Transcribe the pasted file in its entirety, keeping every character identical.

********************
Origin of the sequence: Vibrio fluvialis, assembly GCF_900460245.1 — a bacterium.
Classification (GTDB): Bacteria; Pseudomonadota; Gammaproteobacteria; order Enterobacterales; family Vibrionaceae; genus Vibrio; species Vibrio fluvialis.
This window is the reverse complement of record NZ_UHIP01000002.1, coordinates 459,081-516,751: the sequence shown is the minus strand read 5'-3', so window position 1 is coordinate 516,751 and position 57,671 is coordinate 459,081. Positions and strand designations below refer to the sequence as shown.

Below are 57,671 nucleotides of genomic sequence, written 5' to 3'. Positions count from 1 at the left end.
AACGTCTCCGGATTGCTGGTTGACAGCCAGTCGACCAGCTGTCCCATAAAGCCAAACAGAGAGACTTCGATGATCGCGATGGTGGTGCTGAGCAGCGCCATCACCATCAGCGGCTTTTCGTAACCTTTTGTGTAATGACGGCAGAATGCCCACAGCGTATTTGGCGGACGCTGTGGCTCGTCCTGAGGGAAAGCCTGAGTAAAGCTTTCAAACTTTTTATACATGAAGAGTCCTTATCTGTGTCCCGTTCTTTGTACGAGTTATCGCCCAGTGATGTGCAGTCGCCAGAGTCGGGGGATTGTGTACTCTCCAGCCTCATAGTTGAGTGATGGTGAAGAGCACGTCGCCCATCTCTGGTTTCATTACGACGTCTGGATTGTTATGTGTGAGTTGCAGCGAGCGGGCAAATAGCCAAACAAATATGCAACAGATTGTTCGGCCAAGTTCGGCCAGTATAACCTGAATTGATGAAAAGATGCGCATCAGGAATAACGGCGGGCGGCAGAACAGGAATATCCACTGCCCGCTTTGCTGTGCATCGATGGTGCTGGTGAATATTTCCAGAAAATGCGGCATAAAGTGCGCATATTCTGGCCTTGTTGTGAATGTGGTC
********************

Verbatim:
Origin of the sequence: Vibrio fluvialis, assembly GCF_900460245.1 — a bacterium.
Classification (GTDB): Bacteria; Pseudomonadota; Gammaproteobacteria; order Enterobacterales; family Vibrionaceae; genus Vibrio; species Vibrio fluvialis.
This window is the reverse complement of record NZ_UHIP01000002.1, coordinates 459,081-516,751: the sequence shown is the minus strand read 5'-3', so window position 1 is coordinate 516,751 and position 57,671 is coordinate 459,081. Positions and strand designations below refer to the sequence as shown.

Below are 57,671 nucleotides of genomic sequence, written 5' to 3'. Positions count from 1 at the left end.
AACGTCTCCGGATTGCTGGTTGACAGCCAGTCGACCAGCTGTCCCATAAAGCCAAACAGAGAGACTTCGATGATCGCGATGGTGGTGCTGAGCAGCGCCATCACCATCAGCGGCTTTTCGTAACCTTTTGTGTAATGACGGCAGAATGCCCACAGCGTATTTGGCGGACGCTGTGGCTCGTCCTGAGGGAAAGCCTGAGTAAAGCTTTCAAACTTTTTATACATGAAGAGTCCTTATCTGTGTCCCGTTCTTTGTACGAGTTATCGCCCAGTGATGTGCAGTCGCCAGAGTCGGGGGATTGTGTACTCTCCAGCCTCATAGTTGAGTGATGGTGAAGAGCACGTCGCCCATCTCTGGTTTCATTACGACGTCTGGATTGTTATGTGTGAGTTGCAGCGAGCGGGCAAATAGCCAAACAAATATGCAACAGATTGTTCGGCCAAGTTCGGCCAGTATAACCTGAATTGATGAAAAGATGCGCATCAGGAATAACGGCGGGCGGCAGAACAGGAATATCCACTGCCCGCTTTGCTGTGCATCGATGGTGCTGGTGAATATTTCCAGAAAATGCGGCATAAAGTGCGCATATTCTGGCCTTGTTGTGAATGTGGTC